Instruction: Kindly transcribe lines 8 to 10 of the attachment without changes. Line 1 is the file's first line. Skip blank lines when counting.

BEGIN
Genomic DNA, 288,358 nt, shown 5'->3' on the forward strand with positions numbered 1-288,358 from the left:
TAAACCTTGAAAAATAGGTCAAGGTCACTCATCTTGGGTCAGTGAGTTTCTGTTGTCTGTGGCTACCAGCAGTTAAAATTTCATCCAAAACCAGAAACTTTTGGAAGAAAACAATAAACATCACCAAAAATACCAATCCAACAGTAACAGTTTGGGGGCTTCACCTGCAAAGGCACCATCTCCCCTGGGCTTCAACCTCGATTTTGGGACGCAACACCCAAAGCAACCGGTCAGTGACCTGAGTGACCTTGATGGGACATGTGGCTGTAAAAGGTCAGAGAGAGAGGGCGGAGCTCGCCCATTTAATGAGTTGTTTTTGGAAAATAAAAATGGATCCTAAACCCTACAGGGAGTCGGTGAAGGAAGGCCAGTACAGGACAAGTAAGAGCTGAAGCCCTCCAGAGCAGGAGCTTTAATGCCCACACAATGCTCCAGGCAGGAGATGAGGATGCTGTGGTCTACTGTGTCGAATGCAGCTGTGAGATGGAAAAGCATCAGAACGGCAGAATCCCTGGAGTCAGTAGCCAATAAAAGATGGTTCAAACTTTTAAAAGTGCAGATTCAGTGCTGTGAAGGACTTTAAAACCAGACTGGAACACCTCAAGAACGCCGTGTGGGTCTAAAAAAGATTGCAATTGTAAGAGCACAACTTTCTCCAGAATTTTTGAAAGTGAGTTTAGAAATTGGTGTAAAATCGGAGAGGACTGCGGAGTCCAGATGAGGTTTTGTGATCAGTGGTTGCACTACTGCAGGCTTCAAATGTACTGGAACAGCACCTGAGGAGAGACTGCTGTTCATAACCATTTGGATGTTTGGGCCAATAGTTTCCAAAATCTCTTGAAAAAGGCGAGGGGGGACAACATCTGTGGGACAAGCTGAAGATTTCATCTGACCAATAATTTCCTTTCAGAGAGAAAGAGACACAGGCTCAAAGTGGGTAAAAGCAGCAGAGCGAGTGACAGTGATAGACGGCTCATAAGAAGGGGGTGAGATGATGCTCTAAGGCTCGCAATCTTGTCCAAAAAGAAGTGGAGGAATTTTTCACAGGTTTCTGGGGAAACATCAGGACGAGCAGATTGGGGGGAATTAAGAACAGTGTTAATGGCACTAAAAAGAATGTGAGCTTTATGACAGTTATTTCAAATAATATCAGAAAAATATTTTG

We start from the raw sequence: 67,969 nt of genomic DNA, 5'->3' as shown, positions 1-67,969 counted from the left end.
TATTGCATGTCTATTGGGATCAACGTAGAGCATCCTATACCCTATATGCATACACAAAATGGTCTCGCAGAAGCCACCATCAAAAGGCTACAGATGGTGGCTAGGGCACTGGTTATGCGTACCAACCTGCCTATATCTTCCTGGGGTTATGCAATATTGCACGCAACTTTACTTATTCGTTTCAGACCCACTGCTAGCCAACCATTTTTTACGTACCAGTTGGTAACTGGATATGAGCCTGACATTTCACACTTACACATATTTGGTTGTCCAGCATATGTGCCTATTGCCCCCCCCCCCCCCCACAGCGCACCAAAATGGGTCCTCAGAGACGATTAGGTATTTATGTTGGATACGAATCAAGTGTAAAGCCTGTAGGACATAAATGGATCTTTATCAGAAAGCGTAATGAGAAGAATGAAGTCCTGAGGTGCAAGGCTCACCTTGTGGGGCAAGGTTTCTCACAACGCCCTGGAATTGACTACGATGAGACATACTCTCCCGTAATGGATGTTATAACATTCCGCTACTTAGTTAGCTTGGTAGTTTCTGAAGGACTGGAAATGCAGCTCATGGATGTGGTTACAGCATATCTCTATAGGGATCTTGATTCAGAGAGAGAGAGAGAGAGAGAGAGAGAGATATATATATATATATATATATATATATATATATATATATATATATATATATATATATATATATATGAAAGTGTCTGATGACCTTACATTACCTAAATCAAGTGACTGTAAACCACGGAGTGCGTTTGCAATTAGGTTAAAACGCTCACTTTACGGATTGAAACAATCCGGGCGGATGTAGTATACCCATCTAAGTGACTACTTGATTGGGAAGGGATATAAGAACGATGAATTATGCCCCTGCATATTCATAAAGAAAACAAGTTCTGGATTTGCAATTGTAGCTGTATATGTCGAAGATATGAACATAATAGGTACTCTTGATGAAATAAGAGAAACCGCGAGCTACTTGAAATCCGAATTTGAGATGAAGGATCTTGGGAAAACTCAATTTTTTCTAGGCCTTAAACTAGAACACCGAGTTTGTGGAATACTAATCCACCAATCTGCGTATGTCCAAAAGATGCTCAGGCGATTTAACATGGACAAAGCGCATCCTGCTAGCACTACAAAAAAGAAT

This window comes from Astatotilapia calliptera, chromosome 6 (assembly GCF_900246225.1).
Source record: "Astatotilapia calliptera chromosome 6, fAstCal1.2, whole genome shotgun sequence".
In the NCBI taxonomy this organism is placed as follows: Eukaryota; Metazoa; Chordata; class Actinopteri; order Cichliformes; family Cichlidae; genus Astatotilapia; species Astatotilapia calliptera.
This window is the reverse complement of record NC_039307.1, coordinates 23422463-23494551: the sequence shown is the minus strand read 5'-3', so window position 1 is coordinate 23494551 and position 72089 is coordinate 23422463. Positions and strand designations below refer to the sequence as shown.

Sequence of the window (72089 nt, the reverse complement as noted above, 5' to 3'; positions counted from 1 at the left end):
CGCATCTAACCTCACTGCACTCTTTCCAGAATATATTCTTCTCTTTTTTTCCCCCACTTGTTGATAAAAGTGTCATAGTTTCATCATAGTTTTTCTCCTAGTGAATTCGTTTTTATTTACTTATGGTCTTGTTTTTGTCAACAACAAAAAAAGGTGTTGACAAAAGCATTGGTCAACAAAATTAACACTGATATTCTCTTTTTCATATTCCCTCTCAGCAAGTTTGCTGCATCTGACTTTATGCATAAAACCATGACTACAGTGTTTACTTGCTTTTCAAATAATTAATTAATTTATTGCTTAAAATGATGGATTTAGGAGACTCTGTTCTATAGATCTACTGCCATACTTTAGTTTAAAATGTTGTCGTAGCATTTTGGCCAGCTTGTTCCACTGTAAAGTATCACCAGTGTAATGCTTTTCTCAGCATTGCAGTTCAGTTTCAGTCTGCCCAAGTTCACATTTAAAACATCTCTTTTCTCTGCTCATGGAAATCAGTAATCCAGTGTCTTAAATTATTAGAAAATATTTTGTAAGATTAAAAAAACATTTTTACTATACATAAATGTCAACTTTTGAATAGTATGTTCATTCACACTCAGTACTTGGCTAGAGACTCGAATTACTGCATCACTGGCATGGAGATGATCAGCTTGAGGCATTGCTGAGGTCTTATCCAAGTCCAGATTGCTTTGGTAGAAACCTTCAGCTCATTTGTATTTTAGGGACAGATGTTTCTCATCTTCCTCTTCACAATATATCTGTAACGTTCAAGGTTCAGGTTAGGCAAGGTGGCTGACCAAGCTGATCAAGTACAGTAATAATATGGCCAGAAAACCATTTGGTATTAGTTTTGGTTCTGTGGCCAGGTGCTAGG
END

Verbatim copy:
This window is the reverse complement of record NC_039307.1, coordinates 23422463-23494551: the sequence shown is the minus strand read 5'-3', so window position 1 is coordinate 23494551 and position 72089 is coordinate 23422463. Positions and strand designations below refer to the sequence as shown.

Sequence of the window (72089 nt, the reverse complement as noted above, 5' to 3'; positions counted from 1 at the left end):
CGCATCTAACCTCACTGCACTCTTTCCAGAATATATTCTTCTCTTTTTTTCCCCCACTTGTTGATAAAAGTGTCATAGTTTCATCATAGTTTTTCTCCTAGTGAATTCGTTTTTATTTACTTATGGTCTTGTTTTTGTCAACAACAAAAAAAGGTGTTGACAAAAGCATTGGTCAACAAAATTAACACTGATATTCTCTTTTTCATATTCCCTCTCAGCAAGTTTGCTGCATCTGACTTTATGCATAAAACCATGACTACAGTGTTTACTTGCTTTTCAAATAATTAATTAATTTATTGCTTAAAATGATGGATTTAGGAGACTCTGTTCTATAGATCTACTGCCATACTTTAGTTTAAAATGTTGTCGTAGCATTTTGGCCAGCTTGTTCCACTGTAAAGTATCACCAGTGTAATGCTTTTCTCAGCATTGCAGTTCAGTTTCAGTCTGCCCAAGTTCACATTTAAAACATCTCTTTTCTCTGCTCATGGAAATCAGTAATCCAGTGTCTTAAATTATTAGAAAATATTTTGTAAGATTAAAAAAACATTTTTACTATACATAAATGTCAACTTTTGAATAGTATGTTCATTCACACTCAGTACTTGGCTAGAGACTCGAATTACTGCATCACTGGCATGGAGATGATCAGCTTGAGGCATTGCTGAGGTCTTATCCAAGTCCAGATTGCTTTGGTAGAAACCTTCAGCTCATTTGTATTTTAGGGACAGATGTTTCTCATCTTCCTCTTCACAATATATCTGTAACGTTCAAGGTTCAGGTTAGGCAAGGTGGCTGACCAAGCTGATCAAGTACAGTAATAATATGGCCAGAAAACCATTTGGTATTAGTTTTGGTTCTGTGGCCAGGTGCTAGG